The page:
Summary: Learn how using focused leadership can improve engagement and well-being at your company in this article.
I came across a shocking statistic today. According to a recent Gallup Panel Web Study, only 32% of American workers feel fully engaged in their jobs. I thought about my personal workplace observations over the years across my various jobs, and I can see how that is true. In a profit driven business, it is easy for workers to feel like just another number, and they act accordingly.
This engagement figure is costly to business, the economy, and to the community. Engaged workers perform better across several performance indicators: They have lower turnover, are less likely to be absent, have fewer accidents, and produce better quality work.
In addition to high engagement, Gallup has defined a strong sense of well-being as another top key to employee success and performance. Studies have shown that happy, healthy workers, similar to highly engaged workers, are more productive at work. They are also more active and take on more positive roles in their communities. Interestingly, a sense of well being tends magnify the effects of high engagement.
You’ve heard the saying, “one bad apple ruins the bunch,” but as a leader, you are in a unique position of influence. A leader can, metaphorically speaking, be a good tree and develop good apples. Imagine the benefits in your business and your community if you could foster well-being in your workplace and turn the 32% engagement statistic around!
What to do?
Deepak Chopra has said, “As a leader, you are the soul of a group consciousness, and you are the catalyst for transformation.” This transformation requires conscious effort. Like any successful goal, you should clearly define your desired results, announce your intentions publicly, seek out help from your staff and those around you, and actively pursue your goal through consistent, well-defined actions each day.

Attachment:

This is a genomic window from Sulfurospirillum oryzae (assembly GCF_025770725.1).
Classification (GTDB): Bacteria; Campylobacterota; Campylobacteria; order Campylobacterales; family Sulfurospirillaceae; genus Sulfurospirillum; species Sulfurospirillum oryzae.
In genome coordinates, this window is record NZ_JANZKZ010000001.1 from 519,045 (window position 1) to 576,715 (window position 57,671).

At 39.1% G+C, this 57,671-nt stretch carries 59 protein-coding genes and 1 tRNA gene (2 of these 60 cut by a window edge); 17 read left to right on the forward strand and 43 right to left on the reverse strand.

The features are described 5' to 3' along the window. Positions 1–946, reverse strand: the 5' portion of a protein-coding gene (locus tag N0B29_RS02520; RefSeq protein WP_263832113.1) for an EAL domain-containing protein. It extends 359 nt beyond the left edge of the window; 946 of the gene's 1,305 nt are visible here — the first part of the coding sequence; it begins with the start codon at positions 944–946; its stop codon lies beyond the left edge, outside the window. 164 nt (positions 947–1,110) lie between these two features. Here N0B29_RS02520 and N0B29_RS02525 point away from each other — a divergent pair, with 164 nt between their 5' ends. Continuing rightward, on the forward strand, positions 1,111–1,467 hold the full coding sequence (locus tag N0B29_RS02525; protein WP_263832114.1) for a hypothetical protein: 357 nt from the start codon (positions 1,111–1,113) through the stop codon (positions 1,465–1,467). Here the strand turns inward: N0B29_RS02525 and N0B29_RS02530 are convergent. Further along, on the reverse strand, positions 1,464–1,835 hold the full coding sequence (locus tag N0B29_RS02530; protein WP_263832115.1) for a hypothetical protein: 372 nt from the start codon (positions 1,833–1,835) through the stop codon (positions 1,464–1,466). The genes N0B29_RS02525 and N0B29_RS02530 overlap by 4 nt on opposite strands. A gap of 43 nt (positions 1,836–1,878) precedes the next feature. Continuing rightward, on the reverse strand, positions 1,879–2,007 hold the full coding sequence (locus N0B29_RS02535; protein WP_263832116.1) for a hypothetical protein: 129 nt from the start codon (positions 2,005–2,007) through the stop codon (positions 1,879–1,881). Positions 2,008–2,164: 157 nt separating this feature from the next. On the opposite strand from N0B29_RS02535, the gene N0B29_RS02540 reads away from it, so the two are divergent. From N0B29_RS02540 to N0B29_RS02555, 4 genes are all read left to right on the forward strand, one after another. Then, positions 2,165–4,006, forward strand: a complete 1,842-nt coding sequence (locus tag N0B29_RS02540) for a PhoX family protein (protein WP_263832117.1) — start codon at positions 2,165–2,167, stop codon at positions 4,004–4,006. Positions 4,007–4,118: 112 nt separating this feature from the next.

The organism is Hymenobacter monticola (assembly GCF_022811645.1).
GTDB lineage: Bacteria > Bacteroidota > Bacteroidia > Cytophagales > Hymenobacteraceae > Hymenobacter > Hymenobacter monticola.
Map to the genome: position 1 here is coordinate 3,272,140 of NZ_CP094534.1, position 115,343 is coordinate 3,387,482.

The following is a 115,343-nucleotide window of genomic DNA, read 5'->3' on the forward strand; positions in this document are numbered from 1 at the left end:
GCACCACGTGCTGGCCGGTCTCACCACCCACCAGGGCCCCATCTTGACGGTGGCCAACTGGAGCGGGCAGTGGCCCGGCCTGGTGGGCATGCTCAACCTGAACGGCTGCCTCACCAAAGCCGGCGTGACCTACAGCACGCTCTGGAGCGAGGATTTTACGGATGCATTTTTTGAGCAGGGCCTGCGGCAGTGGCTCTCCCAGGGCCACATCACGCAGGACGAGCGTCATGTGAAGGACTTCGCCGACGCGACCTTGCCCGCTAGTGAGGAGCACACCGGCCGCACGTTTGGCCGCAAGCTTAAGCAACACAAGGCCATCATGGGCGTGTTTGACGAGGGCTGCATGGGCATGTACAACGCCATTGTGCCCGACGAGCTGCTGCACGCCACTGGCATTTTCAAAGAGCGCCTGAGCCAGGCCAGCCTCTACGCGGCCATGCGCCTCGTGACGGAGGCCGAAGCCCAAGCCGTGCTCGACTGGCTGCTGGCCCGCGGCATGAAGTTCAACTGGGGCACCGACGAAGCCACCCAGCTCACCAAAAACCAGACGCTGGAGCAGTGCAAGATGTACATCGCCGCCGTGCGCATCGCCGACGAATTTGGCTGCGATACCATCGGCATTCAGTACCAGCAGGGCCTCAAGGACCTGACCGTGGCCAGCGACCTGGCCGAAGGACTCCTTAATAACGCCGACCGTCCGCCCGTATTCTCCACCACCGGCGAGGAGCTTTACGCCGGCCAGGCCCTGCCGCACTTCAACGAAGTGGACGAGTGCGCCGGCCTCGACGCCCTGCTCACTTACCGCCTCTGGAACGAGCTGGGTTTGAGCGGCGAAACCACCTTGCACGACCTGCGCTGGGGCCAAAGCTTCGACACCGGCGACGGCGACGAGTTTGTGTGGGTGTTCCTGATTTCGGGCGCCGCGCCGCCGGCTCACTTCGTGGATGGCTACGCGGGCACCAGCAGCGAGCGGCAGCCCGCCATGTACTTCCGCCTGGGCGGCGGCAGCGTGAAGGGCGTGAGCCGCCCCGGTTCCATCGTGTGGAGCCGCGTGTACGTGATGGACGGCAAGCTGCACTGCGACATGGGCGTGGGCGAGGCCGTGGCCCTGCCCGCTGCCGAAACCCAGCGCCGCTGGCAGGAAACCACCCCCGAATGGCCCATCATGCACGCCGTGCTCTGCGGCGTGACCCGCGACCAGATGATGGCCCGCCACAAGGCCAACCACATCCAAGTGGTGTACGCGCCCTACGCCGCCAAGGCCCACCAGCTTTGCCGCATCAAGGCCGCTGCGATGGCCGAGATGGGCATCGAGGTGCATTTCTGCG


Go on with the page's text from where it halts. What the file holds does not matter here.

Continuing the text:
Just knowing you want a more engaged staff with a better sense of well-being is not enough. You need to evaluate your current position. Consider these questions:
- Do your employees feel like they have a stake in the success of the company through the job they do?
- Can you improve the level of meaningful communication and cooperation between departments; between managers and staff?
- Do employees feel like their opinions count and that their good ideas will be taken seriously?
- Do employees feel their contributions are recognized and rewarded?
- Do employees have balance in their work-home lives; do they have time to be successful at work and also be engaged in their social lives and communities?
- Are your employees healthy and energetic?
Your answers will guide your specific goals and actions. Involve your staff by creating an engagement and wellness committee to evaluate current conditions compared to where you would like to be, and formulate plans with measurable actions. Develop team value statements specific to your team and their needs, and post them formally.
If your goal is to improve supervisor-employee communication, perhaps you could set up regular forums where employees can speak openly and share opinions on the direction of the workplace. You should also lead by example by making a daily effort to engage each employee under your watch, even if it is just a quick visit to say hello.
Encourage employees to participate.
Of course, you can do this by being an example, but you should also recognize and reward behavior that is in line with your team’s engagement and well-being goals. On the other hand, be swift to discourage negative and detrimental behavior.
Repeat and be consistent.
You are trying to develop a culture, a long-term change in the way your company or, at least, your department behaves. It is not an overnight thing. Remind yourself that your engagement and well-being goals are important, and they should be treated as a priority. After all, the benefits are clear. You and your staff will be more successful and productive, both at work and at home.
Improving Engagement & Well-Being through Focused Leadership by Cameron Griffin